In 2013, the DRC government accused Somali mercenaries connected to al-Shabaab of joining ADF-NALU in North Kivu province to destabilise the country. Al-Shabaab’s allegiance to larger international terror groups such as the Islamic State in Iraq and Syria (ISIS) and al-Qaeda means its expansion into the DRC poses a significant threat.
The increase in large-scale smuggling and laundering of natural resources by organised criminal and terror groups is inextricably linked to conflict in the region. Last year, the United Nations Environment Programme reported that: ‘Every year, minerals, timber, charcoal and wildlife products such as ivory, valued between US$0.7 and 1.3 billion annually, are exploited and smuggled illegally out of the conflict zones and surrounding areas of the eastern DRC.’
It further explains that: ‘Around 98% of the net profit from these illicit deals goes to transnational organised criminal and terror networks operating in and outside DRC. In contrast, indigenous armed groups retain only around 2%.’
In January this year, al-Shabaab attacked a Kenya Defence Forces camp in El Adde, Somalia. The move points to a change of tactics, and is a clear indication of the continued threat posed by the group. Their involvement in mineral smuggling in the DRC will likely ensure that it remains sufficiently resourced to keep funding its activities, despite efforts by the African Union Mission in Somalia (AMISOM) and the United Nations to cut off channels for financing.
The terror group has been coming under intense pressure in Somalia, and al-Shabaab leaders have been looking for new ways to target the states engaged in Somalia’s counter-terrorism efforts. The AMISOM military component is comprised of troops from Uganda, Burundi, Djibouti, Kenya and Ethiopia, and al-Shabaab might try to destabilise Burundi and Uganda, given its presence in the neighbouring eastern DRC.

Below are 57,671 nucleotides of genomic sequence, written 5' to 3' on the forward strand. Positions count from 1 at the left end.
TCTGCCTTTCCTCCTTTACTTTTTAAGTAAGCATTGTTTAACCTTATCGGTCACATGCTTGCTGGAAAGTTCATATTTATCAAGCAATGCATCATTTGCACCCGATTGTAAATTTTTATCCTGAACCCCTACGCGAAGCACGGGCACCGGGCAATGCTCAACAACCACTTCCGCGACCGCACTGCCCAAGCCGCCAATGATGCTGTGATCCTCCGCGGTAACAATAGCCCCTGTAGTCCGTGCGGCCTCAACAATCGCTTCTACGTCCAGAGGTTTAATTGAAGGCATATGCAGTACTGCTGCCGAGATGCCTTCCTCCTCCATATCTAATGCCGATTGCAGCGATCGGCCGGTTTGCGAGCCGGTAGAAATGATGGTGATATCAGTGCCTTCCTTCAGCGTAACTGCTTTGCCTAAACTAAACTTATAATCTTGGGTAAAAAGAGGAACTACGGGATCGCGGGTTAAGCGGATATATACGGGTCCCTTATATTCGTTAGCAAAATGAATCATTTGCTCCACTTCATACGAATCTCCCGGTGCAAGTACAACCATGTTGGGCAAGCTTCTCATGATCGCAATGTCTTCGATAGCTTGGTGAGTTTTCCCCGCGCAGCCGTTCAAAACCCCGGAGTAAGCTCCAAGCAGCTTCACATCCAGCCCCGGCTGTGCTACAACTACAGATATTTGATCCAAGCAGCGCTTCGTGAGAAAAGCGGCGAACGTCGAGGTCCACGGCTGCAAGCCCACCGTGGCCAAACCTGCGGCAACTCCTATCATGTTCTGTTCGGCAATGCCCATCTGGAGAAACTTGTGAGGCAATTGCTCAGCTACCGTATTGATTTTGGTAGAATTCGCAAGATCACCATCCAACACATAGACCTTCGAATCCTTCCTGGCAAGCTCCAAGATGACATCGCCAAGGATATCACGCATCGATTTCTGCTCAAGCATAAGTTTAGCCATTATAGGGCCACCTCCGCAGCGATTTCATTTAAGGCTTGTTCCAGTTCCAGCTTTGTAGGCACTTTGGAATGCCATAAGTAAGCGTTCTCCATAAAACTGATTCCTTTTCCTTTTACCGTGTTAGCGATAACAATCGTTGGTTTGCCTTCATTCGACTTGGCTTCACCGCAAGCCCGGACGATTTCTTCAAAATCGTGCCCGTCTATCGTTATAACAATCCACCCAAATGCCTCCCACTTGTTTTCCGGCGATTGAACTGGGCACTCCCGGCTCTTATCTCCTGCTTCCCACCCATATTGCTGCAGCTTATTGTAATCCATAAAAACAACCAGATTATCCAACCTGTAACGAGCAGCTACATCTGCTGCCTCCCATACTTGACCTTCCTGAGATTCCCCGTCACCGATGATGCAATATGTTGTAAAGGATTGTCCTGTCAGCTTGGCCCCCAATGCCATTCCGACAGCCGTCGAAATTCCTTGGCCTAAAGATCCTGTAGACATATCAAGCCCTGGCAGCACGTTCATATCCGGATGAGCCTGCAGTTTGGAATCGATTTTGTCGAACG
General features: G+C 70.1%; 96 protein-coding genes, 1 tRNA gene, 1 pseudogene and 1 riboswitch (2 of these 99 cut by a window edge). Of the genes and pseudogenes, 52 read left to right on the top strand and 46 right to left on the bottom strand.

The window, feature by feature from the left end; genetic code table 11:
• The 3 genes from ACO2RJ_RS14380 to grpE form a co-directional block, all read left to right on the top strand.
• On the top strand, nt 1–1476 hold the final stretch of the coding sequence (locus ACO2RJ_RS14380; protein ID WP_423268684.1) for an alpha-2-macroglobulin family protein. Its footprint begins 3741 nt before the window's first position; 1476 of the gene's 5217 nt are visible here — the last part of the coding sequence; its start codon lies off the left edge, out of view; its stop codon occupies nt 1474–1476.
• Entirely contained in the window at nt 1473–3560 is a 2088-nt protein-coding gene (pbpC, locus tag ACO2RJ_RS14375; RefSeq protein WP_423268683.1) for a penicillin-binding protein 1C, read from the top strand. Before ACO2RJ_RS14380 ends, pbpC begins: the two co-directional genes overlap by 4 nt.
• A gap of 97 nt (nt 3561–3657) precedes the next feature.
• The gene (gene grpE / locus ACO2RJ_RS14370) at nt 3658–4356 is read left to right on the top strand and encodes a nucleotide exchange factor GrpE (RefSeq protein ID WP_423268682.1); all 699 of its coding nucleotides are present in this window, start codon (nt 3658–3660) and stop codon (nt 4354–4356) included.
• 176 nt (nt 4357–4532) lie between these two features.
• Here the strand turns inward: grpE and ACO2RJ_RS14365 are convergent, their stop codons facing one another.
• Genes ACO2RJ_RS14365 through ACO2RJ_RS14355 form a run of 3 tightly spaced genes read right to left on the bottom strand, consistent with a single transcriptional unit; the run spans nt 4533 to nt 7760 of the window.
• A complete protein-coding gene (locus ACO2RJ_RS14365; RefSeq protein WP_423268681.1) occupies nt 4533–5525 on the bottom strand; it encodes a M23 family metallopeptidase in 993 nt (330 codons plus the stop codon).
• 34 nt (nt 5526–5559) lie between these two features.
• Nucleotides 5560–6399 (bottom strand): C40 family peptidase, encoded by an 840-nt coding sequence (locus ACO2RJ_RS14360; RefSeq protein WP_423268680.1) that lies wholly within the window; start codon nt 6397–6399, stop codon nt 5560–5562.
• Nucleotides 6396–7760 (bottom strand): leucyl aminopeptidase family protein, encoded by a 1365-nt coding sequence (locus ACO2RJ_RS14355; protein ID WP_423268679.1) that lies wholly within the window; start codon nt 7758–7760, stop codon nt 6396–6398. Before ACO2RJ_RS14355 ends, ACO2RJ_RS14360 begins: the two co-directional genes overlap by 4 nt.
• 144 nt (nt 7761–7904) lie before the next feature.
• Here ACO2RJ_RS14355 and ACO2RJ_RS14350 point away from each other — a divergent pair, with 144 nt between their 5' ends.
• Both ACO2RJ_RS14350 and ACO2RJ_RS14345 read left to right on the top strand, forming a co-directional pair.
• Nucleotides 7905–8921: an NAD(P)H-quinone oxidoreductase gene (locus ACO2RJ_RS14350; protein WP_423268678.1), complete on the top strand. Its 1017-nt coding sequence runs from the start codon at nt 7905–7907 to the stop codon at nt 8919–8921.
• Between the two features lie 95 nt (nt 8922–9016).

The growth of Islam in the region has begun to fuel fears of radicalisation among local DRC communities. According to the 2014 Journal of International Organisations Studies, 28 of the 44 mosques (63%) in the Medina region of eastern DRC were erected between 2005 and 2012. Most of these mosques are funded by Pakistan, a country that has been labelled as an exporter of terrorism. Pakistan has also allegedly been involved in the ‘guns for gold’ trade and mineral smuggling via the presence of its peacekeepers in the eastern DRC.
The use of African resources in global conflicts is not new. ‘The brass casings of allied shells fired at the battles of Passchendaele and the Somme during the First World War were 75% Congolese copper all of which led to the massive deaths on the Western Front,’ reports the BBC. ‘Similarly, during World War II, the uranium for the nuclear bombs dropped on Hiroshima and Nagasaki came from a mine in southeast Congo.’
It is time for the exploitation of DRC minerals by terrorists and illicit networks to be put to a halt; not only to curb the role of these resources in fuelling and financing conflict – but also to ensure that these resources generate much-needed revenue to promote development. Global cooperation and collective action, as envisaged by the African Mining Vision, is needed now more than ever.
Sebastian Gatimu is a researcher in Governance, Crime and Justice Division in Institute for Security Studies (ISS) Nairobi.